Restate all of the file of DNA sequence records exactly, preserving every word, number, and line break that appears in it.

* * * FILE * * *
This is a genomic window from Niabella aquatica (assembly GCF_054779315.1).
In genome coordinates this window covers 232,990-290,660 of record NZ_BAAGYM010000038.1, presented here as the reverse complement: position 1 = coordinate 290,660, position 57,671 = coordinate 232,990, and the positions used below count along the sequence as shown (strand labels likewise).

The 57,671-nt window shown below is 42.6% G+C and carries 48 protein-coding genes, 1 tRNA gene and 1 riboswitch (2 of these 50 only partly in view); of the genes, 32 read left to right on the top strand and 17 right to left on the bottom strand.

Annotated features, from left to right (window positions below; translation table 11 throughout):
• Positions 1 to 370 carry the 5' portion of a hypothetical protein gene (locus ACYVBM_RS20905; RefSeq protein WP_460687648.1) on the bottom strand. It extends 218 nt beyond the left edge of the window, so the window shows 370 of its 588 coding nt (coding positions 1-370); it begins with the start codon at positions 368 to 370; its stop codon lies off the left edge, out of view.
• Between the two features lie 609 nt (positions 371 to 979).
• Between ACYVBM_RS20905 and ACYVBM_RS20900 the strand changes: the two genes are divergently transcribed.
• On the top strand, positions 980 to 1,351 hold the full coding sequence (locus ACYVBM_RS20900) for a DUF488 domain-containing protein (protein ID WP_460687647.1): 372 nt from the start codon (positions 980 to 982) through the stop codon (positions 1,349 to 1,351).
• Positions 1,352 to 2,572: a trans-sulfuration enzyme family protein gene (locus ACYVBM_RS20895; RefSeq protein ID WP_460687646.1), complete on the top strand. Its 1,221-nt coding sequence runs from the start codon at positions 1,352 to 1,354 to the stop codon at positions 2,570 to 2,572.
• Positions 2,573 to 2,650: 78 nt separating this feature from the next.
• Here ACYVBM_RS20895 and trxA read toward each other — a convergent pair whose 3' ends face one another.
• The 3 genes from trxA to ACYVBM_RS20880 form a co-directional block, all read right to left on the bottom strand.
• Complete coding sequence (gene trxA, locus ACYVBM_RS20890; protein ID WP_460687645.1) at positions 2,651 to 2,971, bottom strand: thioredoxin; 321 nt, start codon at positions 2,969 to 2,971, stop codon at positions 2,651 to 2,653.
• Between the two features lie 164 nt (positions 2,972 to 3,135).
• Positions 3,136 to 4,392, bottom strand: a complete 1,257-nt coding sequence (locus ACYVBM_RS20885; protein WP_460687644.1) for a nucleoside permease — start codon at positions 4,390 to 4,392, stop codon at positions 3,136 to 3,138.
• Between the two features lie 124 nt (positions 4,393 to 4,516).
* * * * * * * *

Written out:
This is a genomic window from Niabella aquatica (assembly GCF_054779315.1).
In genome coordinates this window covers 232,990-290,660 of record NZ_BAAGYM010000038.1, presented here as the reverse complement: position 1 = coordinate 290,660, position 57,671 = coordinate 232,990, and the positions used below count along the sequence as shown (strand labels likewise).

The 57,671-nt window shown below is 42.6% G+C and carries 48 protein-coding genes, 1 tRNA gene and 1 riboswitch (2 of these 50 only partly in view); of the genes, 32 read left to right on the top strand and 17 right to left on the bottom strand.

Annotated features, from left to right (window positions below; translation table 11 throughout):
• Positions 1 to 370 carry the 5' portion of a hypothetical protein gene (locus ACYVBM_RS20905; RefSeq protein WP_460687648.1) on the bottom strand. It extends 218 nt beyond the left edge of the window, so the window shows 370 of its 588 coding nt (coding positions 1-370); it begins with the start codon at positions 368 to 370; its stop codon lies off the left edge, out of view.
• Between the two features lie 609 nt (positions 371 to 979).
• Between ACYVBM_RS20905 and ACYVBM_RS20900 the strand changes: the two genes are divergently transcribed.
• On the top strand, positions 980 to 1,351 hold the full coding sequence (locus ACYVBM_RS20900) for a DUF488 domain-containing protein (protein ID WP_460687647.1): 372 nt from the start codon (positions 980 to 982) through the stop codon (positions 1,349 to 1,351).
• Positions 1,352 to 2,572: a trans-sulfuration enzyme family protein gene (locus ACYVBM_RS20895; RefSeq protein ID WP_460687646.1), complete on the top strand. Its 1,221-nt coding sequence runs from the start codon at positions 1,352 to 1,354 to the stop codon at positions 2,570 to 2,572.
• Positions 2,573 to 2,650: 78 nt separating this feature from the next.
• Here ACYVBM_RS20895 and trxA read toward each other — a convergent pair whose 3' ends face one another.
• The 3 genes from trxA to ACYVBM_RS20880 form a co-directional block, all read right to left on the bottom strand.
• Complete coding sequence (gene trxA, locus ACYVBM_RS20890; protein ID WP_460687645.1) at positions 2,651 to 2,971, bottom strand: thioredoxin; 321 nt, start codon at positions 2,969 to 2,971, stop codon at positions 2,651 to 2,653.
• Between the two features lie 164 nt (positions 2,972 to 3,135).
• Positions 3,136 to 4,392, bottom strand: a complete 1,257-nt coding sequence (locus ACYVBM_RS20885; protein WP_460687644.1) for a nucleoside permease — start codon at positions 4,390 to 4,392, stop codon at positions 3,136 to 3,138.
• Between the two features lie 124 nt (positions 4,393 to 4,516).